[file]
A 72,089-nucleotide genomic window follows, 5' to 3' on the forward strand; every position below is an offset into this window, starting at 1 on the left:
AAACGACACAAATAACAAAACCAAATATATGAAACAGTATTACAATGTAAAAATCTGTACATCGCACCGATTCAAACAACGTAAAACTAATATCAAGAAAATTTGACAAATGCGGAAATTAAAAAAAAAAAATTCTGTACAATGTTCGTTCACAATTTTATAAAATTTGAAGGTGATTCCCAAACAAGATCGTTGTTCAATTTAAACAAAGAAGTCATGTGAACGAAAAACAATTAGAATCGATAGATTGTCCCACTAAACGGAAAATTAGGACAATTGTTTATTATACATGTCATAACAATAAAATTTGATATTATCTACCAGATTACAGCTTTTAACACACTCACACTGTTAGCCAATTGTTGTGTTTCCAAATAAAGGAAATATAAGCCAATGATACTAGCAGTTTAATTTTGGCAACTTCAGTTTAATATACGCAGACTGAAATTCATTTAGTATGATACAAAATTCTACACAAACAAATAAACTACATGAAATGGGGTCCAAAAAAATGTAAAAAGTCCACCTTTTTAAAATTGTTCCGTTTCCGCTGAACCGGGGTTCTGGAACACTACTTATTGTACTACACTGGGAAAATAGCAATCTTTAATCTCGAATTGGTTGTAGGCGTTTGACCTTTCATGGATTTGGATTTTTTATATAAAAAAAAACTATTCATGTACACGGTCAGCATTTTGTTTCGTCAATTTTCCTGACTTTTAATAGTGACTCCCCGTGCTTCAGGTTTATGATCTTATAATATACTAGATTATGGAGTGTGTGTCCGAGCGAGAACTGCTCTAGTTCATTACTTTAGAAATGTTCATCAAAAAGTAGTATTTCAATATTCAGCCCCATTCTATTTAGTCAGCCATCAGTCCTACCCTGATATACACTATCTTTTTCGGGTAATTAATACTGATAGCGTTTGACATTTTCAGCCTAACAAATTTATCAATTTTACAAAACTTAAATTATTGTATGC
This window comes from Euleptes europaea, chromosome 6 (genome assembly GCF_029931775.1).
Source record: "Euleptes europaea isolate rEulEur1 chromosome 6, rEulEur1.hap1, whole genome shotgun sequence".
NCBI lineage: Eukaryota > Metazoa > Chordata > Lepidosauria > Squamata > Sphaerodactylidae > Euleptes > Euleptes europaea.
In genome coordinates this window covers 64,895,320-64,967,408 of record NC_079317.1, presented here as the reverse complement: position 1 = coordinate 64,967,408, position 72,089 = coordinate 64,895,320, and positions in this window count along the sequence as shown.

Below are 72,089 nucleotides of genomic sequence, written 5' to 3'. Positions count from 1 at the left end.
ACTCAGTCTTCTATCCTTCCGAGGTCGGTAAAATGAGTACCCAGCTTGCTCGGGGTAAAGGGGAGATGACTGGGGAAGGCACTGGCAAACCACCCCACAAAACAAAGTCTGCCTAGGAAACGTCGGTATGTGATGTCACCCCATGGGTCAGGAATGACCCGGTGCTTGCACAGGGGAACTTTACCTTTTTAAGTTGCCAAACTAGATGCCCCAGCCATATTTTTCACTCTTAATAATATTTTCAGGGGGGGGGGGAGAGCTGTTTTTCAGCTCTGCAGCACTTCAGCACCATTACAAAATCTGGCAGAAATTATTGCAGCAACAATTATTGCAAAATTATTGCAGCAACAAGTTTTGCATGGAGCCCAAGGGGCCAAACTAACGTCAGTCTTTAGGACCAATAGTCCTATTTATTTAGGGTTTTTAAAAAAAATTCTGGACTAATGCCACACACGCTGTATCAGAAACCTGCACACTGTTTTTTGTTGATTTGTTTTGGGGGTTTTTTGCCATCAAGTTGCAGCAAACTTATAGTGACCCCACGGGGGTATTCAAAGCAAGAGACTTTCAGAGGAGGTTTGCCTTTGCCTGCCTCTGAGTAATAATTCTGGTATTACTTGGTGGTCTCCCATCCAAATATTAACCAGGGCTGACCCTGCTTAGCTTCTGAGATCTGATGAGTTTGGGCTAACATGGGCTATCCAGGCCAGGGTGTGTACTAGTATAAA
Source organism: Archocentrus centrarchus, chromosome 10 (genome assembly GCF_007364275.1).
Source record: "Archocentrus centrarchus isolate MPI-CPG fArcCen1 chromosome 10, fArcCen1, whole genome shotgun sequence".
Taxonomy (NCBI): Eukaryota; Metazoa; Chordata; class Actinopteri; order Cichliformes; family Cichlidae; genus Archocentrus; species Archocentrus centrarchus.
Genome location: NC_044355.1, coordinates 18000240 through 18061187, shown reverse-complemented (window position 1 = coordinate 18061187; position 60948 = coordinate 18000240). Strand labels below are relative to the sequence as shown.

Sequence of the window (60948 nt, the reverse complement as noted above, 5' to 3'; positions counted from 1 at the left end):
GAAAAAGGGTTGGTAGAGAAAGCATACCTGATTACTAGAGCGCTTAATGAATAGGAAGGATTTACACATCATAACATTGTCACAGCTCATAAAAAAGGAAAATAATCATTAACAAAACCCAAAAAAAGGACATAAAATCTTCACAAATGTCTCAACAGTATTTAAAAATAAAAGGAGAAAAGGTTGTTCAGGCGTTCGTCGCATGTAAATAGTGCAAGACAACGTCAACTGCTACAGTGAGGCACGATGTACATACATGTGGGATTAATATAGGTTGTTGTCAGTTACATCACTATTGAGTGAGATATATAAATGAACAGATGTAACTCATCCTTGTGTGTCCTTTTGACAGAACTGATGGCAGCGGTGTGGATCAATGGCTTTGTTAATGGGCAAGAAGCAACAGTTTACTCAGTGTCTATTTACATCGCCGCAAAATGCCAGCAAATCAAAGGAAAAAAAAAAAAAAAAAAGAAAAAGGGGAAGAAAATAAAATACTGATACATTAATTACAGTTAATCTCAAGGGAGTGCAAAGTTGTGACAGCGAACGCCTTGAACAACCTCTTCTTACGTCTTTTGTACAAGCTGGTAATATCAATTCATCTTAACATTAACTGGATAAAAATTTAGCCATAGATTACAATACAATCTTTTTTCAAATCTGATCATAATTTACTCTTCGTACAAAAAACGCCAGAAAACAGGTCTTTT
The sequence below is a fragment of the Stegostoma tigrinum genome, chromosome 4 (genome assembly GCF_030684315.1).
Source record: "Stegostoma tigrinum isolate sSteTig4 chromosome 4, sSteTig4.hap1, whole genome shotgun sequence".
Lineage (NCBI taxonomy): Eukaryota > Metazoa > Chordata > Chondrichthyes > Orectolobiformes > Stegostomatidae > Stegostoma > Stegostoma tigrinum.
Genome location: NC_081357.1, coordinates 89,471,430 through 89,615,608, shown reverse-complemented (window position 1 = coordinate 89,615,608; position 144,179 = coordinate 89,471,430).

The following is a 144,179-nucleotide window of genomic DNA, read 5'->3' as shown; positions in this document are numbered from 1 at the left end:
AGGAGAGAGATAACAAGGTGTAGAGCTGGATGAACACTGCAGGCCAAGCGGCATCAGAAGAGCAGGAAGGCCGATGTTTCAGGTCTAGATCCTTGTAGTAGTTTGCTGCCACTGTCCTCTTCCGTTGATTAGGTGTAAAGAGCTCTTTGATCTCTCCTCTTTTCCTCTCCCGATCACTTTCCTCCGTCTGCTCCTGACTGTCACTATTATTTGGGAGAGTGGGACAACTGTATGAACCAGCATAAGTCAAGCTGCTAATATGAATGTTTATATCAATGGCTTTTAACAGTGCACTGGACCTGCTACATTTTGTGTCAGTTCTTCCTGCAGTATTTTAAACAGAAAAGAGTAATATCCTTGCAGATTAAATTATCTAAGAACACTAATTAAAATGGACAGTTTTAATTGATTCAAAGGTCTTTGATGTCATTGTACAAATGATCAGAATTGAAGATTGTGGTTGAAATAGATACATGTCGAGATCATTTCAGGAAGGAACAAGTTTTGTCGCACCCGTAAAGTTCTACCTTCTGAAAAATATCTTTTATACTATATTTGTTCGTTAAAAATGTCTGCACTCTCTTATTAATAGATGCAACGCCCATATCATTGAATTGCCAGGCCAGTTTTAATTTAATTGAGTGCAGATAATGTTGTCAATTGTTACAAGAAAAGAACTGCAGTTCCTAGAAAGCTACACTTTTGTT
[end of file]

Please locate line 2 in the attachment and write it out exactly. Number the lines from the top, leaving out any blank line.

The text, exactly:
AAACGACACAAATAACAAAACCAAATATATGAAACAGTATTACAATGTAAAAATCTGTACATCGCACCGATTCAAACAACGTAAAACTAATATCAAGAAAATTTGACAAATGCGGAAATTAAAAAAAAAAAATTCTGTACAATGTTCGTTCACAATTTTATAAAATTTGAAGGTGATTCCCAAACAAGATCGTTGTTCAATTTAAACAAAGAAGTCATGTGAACGAAAAACAATTAGAATCGATAGATTGTCCCACTAAACGGAAAATTAGGACAATTGTTTATTATACATGTCATAACAATAAAATTTGATATTATCTACCAGATTACAGCTTTTAACACACTCACACTGTTAGCCAATTGTTGTGTTTCCAAATAAAGGAAATATAAGCCAATGATACTAGCAGTTTAATTTTGGCAACTTCAGTTTAATATACGCAGACTGAAATTCATTTAGTATGATACAAAATTCTACACAAACAAATAAACTACATGAAATGGGGTCCAAAAAAATGTAAAAAGTCCACCTTTTTAAAATTGTTCCGTTTCCGCTGAACCGGGGTTCTGGAACACTACTTATTGTACTACACTGGGAAAATAGCAATCTTTAATCTCGAATTGGTTGTAGGCGTTTGACCTTTCATGGATTTGGATTTTTTATATAAAAAAAAACTATTCATGTACACGGTCAGCATTTTGTTTCGTCAATTTTCCTGACTTTTAATAGTGACTCCCCGTGCTTCAGGTTTATGATCTTATAATATACTAGATTATGGAGTGTGTGTCCGAGCGAGAACTGCTCTAGTTCATTACTTTAGAAATGTTCATCAAAAAGTAGTATTTCAATATTCAGCCCCATTCTATTTAGTCAGCCATCAGTCCTACCCTGATATACACTATCTTTTTCGGGTAATTAATACTGATAGCGTTTGACATTTTCAGCCTAACAAATTTATCAATTTTACAAAACTTAAATTATTGTATGC